If your numbers are generally good—when fasting, overnight, and between meals—but tend to spike after meals, consider these reasons and solutions.

1. A Late Meal Bolus or High GI Food

This shows as a high spike that comes back down to a reasonable level after 4 hours without a correction bolus.
  • To fix this, bolus for the meal earlier. Insulin, even rapid-acting insulin, works much slower than most foods, especially high Glycemic Index foods. Give boluses 15 to 30 minutes before meals to correct this.
  • Reduce the amount of high glycemic index food and select lower glycemic index foods, or add fiber like psyllium or Super Seed fiber to high GI foods.
  • Another solution comes from the use of a Super Bolus or adding some low GI carbs or fiber to the meal.
  • Remember: a CGM is a great tool to match the timing and size of your boluses with the foods you eat.
  • Some medications help reduce post-meal spiking.

2. Carb Bolus Too Small or Carb Counting Needs Improvement

This line shows the glucose rise after a meal then falling, but not back to where it started.

Many factors can cause this, so zero in on what’s not working to improve your management skills.

Consider:

  • A lower CarbF number.
  • Carb boluses as a whole may not be large enough. They usually make up 36-45% of TDD, while keeping correction boluses below 10% of your TDD. Lowering your CarbF may accomplish this.
  • Carb counts may not be accurate. Use an app, a book like the Calorie King Calorie, Fat, and Carbohydrate Counter, or a restaurant’s nutritional info when eating out.
  • Improve portion size estimates. Weigh or measure foods for a while until you get the hang of it.
  • Don’t snack between meals without blousing.
  • Are you reducing your bolus amounts due to fear of hypoglycemia? You’re on a CGM, right? Remember, you don’t have to do that anymore! Trust your CGM to alert you to lows.
  • To estimate how many units you should bolus when your glucose is still high 4 hours after a meal, refer to Table 12.9.
12.9 How Much Insulin Was Missed When a Glucose Is High 4-5 hrs After a Meal?
  1. Look for your TDD in the left column.
  2. Look across to the column closest to your glucose 4-5 hours after the meal for an estimated increase in your bolus next time you have that meal.
Your TDD (u/day) Your Glucose 4-5 hours after Your Last Bolus [mg/dL (mmol/L]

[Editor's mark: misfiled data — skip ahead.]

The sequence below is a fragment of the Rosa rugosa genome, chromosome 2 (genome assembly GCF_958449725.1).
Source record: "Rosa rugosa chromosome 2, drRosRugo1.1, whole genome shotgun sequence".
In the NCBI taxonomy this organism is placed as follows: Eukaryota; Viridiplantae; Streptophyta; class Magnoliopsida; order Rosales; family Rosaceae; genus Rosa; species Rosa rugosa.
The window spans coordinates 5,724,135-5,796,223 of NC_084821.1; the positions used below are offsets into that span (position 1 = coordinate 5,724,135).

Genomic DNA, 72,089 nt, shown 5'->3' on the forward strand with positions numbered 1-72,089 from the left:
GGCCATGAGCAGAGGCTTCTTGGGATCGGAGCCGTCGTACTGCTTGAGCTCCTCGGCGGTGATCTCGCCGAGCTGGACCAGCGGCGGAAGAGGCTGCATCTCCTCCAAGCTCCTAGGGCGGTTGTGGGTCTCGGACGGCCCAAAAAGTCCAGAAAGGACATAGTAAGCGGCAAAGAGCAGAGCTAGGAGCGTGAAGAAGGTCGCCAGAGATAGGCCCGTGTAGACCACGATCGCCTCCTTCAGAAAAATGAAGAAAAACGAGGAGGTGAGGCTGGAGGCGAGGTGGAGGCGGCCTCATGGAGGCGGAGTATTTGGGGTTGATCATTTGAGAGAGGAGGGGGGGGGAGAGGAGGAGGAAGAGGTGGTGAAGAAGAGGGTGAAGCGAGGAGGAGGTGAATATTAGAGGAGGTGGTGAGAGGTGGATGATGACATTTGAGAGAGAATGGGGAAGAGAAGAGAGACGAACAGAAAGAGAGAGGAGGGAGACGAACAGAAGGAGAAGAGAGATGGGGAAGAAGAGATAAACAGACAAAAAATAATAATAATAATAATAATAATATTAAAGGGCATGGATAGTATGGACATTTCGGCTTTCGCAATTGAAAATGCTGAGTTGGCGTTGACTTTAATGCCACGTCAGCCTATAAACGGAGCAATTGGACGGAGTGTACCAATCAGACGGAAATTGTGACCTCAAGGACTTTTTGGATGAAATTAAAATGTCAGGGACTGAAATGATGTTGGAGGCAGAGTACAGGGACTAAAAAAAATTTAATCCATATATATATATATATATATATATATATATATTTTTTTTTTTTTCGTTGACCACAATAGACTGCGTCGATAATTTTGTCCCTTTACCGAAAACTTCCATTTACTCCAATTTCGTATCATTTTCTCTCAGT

160
(8.9)
200
(11.1)
240
(13.3)
280
(15.6)
320
(17.8)
360
(20)
400
(22.2)
20 u

30 u

40 u

50 u

60 u

70 u

80 u

100 u

+0.4 u

+0.6 u

+0.8 u

+1.0 u

+1.3 u

+1.5 u

+1.7 u

+2.1 u

+0.8 u

+1.3 u

+1.7 u

+2.1 u

+2.5 u

+2.9 u

+3.4 u

+4.2 u

+1.3 u

+1.9 u

+2.5 u

+3.2 u

+3.8 u

+4.4 u

+5.1 u

+6.3 u

+1.7 u

+2.5 u

+3.4 u

+4.2 u

+5.1 u

+5.9 u

+6.7 u

+8.4 u

+2.1 u

+3.2 u

+4.2 u

+5.3 u

+6.3 u

+7.4 u

+8.4 u

+10.5 u

+2.5 u

+3.8 u

+5.1 u

+6.3 u

+7.6 u

+8.8 u

+10.1 u

+12.6 u

+2.9 u

+4.4 u

+5.9 u

+7.4 u

+8.8 u

+10.3 u

+11.8 u

+14.7 u

3. Missed Carb Bolus

This one’s easy to spot. Your graph goes up and stays up.

  • Check your pump history to see if you forgot to bolus.
  • If you neglected to bolus and remember within an hour of eating your meal, bolus for the missed carbs, but only a small portion of the usual correction bolus for the high glucose.
  • If you forgot and it’s been more than 2 hours, take only a correction bolus, because the carbs have been digested and are no longer raising your glucose.

Periodically check your basal/carb bolus balance.

Most adults and adolescents do best with about 55% (45-60%) of the TDD as basal insulin. The basal percentage is often lower than this in children prior to puberty and in lean older adults.

For frequent lows, lower your basal rates if your basal insulin makes up over 55-60% of avg. TDD, or raise your CarbF/ICR to get smaller boluses if carb boluses make up more than 45-50% of the TDD.

For frequent highs, raise your basal rates if your basal insulin makes up less than 45-50% of the average TDD, or lower your CarbF/ICR and ensure accurate carb counts if carb boluses make up less than 40-45% of TDD.

2 thoughts on “Use Pattern Management to Solve Specific Issues”

  1. Many thanks for the appreciation, Laticia!!!
    New ideas and tools are constantly under development to improve pattern recognition, especially for today’s automated insulin delivery devices. The material on these pages comes from my decades of clinical experience with a focus on the development of better diabetes management tools.
    Best regards,
    John

    Reply